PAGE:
This means YOU, personally, really should weight your words SERIOUSLY u h r, and I strongly advice you to delete this written defamation c u j b of both characters and a huge group of people who do not take slander and character assassination like this easily s q s e m. I do not know which organization you have got to back you up, but if you do not care about lawsuits in the multi-million dollar range, fine, just keep on what you are doing o k w x i. If you DO care about spending x-amounts of money to try and defend this CLEARLY written libel, then take my DELETE-advice. Your “Post” is now officially taken both copies and screen-shots of and digitally stored for later use and evidence. This is just a warning. We are antifa, we do not forget.

  299. YUM! I recently was gifted a kitchen scale it was eye opening to see that what I would assume (aka one lemon) was almost two full lemons in grams! I used Alice Waters Sweet Tart Dough from Art of Simple Food and upped the ingredients slightly since I have a 10.5″ tart pan. Froze for 30 minutes prior to baking and baked only 15 minutes, no foil – and no shrinkage. My final bake for the tart was only 30 minutes since it seemed thinner than the blog picture, though I was able to use all the filling. It was divine!

  300. Sarah Brentley

    I made this tart for a dinner party tonight and it turned out amazing. Its so incredibly light, balanced, and not to sweet. Its so easy to make as well. This will be on permanent rotation!

      1. LAC

        Just to follow up in case it is helpful to others, I made this with 2 blood oranges, reduced the sugar to about 1 cup to 1.25 cup, and added 1/2 tsp vanilla, and it was excellent! And super easy to make! Thank you for the wonderful recipe.

  301. Sudie

    I made this last night after we had gone through several bottles of wine, and it was a HIT. I’d shamefully never made pie crust before but I have recently become the proud owner of a rolling pin, which (in collaboration with the wine) got me over the hump. I am now eating a slice for breakfast while I read through the Pies and Tarts section, singing “A Whole New World” quietly to myself.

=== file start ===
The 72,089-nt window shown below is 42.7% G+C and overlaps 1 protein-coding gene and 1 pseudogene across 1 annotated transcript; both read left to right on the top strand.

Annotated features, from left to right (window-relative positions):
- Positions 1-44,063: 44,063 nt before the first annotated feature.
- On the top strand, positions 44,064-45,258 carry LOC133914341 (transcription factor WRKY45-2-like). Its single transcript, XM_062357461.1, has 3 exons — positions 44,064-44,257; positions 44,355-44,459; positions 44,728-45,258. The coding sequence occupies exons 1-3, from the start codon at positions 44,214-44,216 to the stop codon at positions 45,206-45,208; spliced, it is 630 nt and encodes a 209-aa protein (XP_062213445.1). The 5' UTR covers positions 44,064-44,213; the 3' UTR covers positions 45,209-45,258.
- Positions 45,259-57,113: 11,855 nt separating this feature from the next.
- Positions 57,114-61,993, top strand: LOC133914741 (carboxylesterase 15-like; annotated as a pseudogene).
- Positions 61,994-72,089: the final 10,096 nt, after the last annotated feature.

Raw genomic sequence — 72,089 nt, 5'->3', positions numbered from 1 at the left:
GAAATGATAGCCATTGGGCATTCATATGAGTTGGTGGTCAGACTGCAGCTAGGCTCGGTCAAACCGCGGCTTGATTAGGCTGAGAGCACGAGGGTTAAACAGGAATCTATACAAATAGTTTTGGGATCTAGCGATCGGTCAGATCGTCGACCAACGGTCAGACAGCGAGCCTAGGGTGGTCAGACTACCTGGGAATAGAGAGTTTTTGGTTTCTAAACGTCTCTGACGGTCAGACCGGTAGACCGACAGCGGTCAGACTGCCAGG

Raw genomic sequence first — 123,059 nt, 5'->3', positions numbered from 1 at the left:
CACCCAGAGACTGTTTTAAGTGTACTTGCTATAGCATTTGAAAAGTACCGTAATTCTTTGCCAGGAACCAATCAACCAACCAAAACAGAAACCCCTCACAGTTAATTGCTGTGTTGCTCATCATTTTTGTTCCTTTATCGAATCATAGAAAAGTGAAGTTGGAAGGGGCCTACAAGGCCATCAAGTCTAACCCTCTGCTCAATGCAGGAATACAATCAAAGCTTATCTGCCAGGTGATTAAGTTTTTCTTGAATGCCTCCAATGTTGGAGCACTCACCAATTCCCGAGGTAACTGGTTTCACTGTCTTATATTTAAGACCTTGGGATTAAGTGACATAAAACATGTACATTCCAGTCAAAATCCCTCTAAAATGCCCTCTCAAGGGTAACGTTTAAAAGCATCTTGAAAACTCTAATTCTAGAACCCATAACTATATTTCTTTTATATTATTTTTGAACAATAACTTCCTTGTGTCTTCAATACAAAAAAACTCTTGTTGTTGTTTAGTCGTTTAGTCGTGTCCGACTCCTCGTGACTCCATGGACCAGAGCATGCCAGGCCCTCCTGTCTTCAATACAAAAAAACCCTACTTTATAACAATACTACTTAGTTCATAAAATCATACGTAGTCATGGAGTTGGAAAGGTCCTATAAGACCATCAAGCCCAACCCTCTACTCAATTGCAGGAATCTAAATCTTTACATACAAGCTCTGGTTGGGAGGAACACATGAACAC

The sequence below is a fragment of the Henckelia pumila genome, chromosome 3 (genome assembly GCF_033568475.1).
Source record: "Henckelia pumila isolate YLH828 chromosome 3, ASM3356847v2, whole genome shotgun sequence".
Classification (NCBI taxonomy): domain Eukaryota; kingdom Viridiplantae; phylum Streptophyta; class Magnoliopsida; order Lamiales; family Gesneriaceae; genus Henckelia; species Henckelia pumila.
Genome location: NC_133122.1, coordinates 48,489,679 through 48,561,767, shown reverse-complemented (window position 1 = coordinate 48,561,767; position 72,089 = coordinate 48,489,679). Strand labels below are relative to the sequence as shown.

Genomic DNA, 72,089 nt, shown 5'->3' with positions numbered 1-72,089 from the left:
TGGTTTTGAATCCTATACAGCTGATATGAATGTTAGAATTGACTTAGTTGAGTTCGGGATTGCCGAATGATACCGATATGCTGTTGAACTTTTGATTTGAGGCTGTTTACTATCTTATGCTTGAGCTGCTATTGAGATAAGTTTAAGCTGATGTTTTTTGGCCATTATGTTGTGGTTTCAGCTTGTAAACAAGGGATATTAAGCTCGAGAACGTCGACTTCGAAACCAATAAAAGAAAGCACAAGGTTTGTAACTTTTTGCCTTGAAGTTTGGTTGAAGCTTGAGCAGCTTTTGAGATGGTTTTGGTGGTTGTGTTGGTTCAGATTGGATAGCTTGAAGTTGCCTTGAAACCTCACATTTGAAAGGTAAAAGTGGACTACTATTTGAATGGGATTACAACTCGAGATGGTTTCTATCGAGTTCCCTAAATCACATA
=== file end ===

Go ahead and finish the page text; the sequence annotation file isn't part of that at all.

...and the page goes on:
302. Lisa

    Made this for a bday party. It was excellent. I only had a 10″ great pan, so I had to increase all ingredients. Had too much filling so I divided the extra into ramekins and baked alongside the tart. My husband had asked that I make the filling in the ramekins once a week! Perfect tartness!!

  303. Hi there, my brother and I just made this today! It came out delicious, both the filling and the shell (I respectfully disagree with everyone who said they found it bitter!! The bits of candied peel taste beautiful). The tart shell was great too even though ours came out not very pretty (had a slight problem while rolling it out). But we had one major problem – the filling began curdling the moment we started mixing the lemons with the butter and sugar. It seems that the acid in the lemon makes the butter separate… Is there a better way to mix the ingredients to minimise the risk of curdling? Please help (anyone!) because I would really like to make it again!!

  304. I have always wanted to make a lemon tart. However, I could never find a recipe I love. I enjoyed reading this and will definitely be trying it, with a few substitutions cause of my dairy allergy. However, I think it go pretty well.

  305. Lori G

    Deb, you did it again! Love this super easy and delicious recipe. I wasn’t sure if the butter in the filling needed to be cold or room temp, so I did half a stick both ways to render the full amount. My ‘raw’ filling looked thick and a wee bit curdled, but it baked up beautifully. It was done when lightly brown around the edges, just as you described. The only change I made was a using a super easy food processor pie crust (tastes like shortbread) since it only requires a brief chill before par baking. My family pretty much ate the entire tart the first night. Will file this recipe with my many many other SK favorites!